China Inland Mission (Overseas Missionary Fellowship)
Name of creator(s): China Inland Mission
Administrative/Biographical history: The China Inland Mission (CIM) was officially set up in 1865 under the direction of the Rev James Hudson Taylor and William Thomas Berger. Refusing to appeal for funds but relying on unsolicited contributions, the goal of the China Inland Mission was the interdenominational evangelization of China's inland provinces. Missionaries were to have no guaranteed salary and were expected to become closely involved in the Chinese way of life. The first missionary party, including Taylor, left for China on the Lammermuir in May 1866. They reached Shanghai in September, and the first Mission base was established at Hangchow, Chekiang. Between 1866 and 1888, work was concentrated on the coastal provinces. In 1868 the headquarters moved to Yangchow, which was better situated for beginning work in the interior.
From its foundation, William Berger acted as Home Director while Taylor, as General Director, was in charge of the Mission's work in the field. Berger's retirement in 1872 led to administrative changes with the formation of the London Council to deal with home affairs. The role of the London Council was to process applications and send new recruits to China, promote the work of the Mission at home and receive financial contributions. The China Department was headed by the General Director, who was advised by the General Council composed of senior missionaries including the Superintendents of provincial districts.
The campaign to find volunteers was led by Taylor. He organised the departure of the popular 'Cambridge Seven' in 1886 and that of 'the Hundred' in 1888. In 1889, he was asked to address the Shanghai Missionary Conference, during which he made an appeal for 1,000 volunteers to join Chinese missions over the next five years. New recruits undertook a definite course of study and examination to become a missionary. Six months initial training covered Chinese language, geography, government, etiquette, religion and the communication of the Gospel. Trainees were then posted to an inland station where they were supervised by a senior missionary. After two years, successful candidates became junior missionaries, and after five years took responsibility for a station. Experienced missionaries were appointed over a number of districts within a province.
The China Inland Mission underwent considerable growth and development in the years leading up to 1934, which saw the peak of its activity. In 1866, there were 24 workers at 4 mission stations. By its Jubilee year in 1915, there were 1,063 workers at 227 stations and by 1934, 1,368 workers at 364 stations throughout China. The CIM also reached parts of Manchuria, Mongolia, Tibet and Upper Burma. In 1873 the headquarters of the Mission moved to Shanghai. In 1881 a school was established at Chefoo for the children of missionaries. From its inception, women played a crucial role in the CIM. From 1878, amidst much public criticism, Taylor permitted single women to work in the mission field. By 1882, the CIM listed 56 wives of missionaries and 95 single women engaged in the ministry. The success of the CIM also led to the establishment of Home Councils outside China. By 1950, there were Home Councils in England, Scotland, Northern Ireland and Eire, Australia (1890), New Zealand (1894), South Africa (1943), Canada and the United States (North American Council established 1888), and Switzerland (1950). Several smaller missionary societies from Scandinavia and Germany also became connected with the CIM as associate missions.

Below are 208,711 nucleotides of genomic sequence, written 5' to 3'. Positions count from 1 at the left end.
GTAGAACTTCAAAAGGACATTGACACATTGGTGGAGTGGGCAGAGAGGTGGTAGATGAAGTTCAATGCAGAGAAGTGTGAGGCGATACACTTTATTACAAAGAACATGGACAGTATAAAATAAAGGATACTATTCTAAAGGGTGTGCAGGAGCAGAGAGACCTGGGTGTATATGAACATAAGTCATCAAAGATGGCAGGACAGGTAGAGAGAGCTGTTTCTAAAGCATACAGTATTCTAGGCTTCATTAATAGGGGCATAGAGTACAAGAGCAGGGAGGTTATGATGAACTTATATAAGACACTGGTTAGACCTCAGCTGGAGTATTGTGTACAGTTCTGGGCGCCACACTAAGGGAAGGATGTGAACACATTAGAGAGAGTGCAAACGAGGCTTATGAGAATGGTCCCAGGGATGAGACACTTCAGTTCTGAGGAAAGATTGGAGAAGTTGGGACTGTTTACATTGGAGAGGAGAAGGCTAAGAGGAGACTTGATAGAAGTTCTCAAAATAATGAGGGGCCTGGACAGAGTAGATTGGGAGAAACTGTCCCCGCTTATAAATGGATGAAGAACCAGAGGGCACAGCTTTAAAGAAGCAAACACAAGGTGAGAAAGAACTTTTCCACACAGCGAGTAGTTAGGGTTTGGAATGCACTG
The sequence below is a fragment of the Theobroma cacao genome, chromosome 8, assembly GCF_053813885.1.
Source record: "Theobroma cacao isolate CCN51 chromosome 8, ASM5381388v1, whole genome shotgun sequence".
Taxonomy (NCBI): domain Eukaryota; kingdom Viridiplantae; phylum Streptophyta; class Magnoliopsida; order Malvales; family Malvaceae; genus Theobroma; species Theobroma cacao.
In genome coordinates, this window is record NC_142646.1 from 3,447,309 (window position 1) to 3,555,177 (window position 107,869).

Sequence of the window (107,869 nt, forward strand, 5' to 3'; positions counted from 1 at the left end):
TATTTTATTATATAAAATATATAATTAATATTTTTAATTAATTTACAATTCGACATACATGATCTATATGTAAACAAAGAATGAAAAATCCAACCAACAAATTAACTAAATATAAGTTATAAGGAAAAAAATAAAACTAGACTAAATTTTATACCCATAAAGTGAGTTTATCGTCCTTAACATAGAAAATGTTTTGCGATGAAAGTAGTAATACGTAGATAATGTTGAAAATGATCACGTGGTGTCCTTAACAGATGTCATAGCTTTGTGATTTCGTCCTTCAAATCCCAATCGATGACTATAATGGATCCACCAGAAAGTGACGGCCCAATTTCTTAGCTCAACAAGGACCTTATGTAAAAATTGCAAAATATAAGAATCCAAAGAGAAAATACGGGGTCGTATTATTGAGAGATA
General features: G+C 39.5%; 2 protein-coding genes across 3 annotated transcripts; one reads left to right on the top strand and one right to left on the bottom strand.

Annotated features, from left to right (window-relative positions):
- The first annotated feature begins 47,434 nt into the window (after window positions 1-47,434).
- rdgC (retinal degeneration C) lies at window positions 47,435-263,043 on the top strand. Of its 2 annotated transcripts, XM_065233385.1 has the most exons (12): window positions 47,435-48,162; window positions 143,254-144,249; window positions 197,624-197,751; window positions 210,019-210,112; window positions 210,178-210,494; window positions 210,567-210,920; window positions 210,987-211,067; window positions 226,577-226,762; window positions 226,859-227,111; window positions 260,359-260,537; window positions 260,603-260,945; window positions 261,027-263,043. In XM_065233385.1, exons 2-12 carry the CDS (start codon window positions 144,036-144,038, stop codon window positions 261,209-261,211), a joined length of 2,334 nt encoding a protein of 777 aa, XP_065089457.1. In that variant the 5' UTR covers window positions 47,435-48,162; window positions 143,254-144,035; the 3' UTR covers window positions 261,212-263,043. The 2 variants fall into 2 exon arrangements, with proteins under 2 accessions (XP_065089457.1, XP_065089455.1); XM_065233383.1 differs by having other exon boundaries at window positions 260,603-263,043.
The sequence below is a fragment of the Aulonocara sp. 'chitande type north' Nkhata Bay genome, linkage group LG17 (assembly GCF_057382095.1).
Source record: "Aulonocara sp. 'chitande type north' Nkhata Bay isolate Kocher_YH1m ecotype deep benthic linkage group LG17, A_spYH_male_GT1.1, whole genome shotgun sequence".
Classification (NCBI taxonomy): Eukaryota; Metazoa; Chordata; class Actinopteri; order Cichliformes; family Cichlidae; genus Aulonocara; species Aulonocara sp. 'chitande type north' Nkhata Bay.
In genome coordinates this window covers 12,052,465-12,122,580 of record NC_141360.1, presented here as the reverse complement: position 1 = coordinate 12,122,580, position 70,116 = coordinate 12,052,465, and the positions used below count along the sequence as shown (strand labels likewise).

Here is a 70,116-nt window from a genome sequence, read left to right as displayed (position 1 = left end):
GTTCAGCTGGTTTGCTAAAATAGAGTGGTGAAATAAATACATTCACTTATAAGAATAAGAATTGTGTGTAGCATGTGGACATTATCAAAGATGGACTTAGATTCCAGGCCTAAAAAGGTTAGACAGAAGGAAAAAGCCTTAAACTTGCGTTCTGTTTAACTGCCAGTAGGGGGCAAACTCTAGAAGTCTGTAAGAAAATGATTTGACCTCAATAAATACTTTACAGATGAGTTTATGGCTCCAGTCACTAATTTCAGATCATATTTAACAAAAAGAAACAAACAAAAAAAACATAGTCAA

The CIM began its work just as China was becoming more open to foreigners, but missionaries still had to overcome considerable hostility. The CIM was particularly badly hit by the massacres of the Boxer Rebellion of 1900. The losses suffered during the Boxer Rebellion affected Taylor's health and he resigned officially in favour of D E Hoste in 1903. He died in 1905.
In the years following 1934, war and revolution led to a decline in the number of CIM missionaries in China. During the Sino-Japanese War (1937-1945), missionaries remained at their station where they could, caring for refugees and organising welfare camps. Many were sent to the internment camps in Shanghai and Yangchow. In 1942 the headquarters were evacuated from Shanghai to escape the Japanese army, and temporarily re-located to Chungking. Staff moved back to Shanghai in 1945. At that time the civil war between the Nationalist and Communist forces intensified. Following the Communist victory in 1949 there was mounting suspicion against foreign missionaries, who were labelled as "imperialist spies". In 1950 the General Director decided that further work in China was impossible and ordered all CIM missionaries to leave. In 1951 a temporary headquarters was established at Hong Kong to oversee the withdrawal. The last CIM missionaries left China in 1953.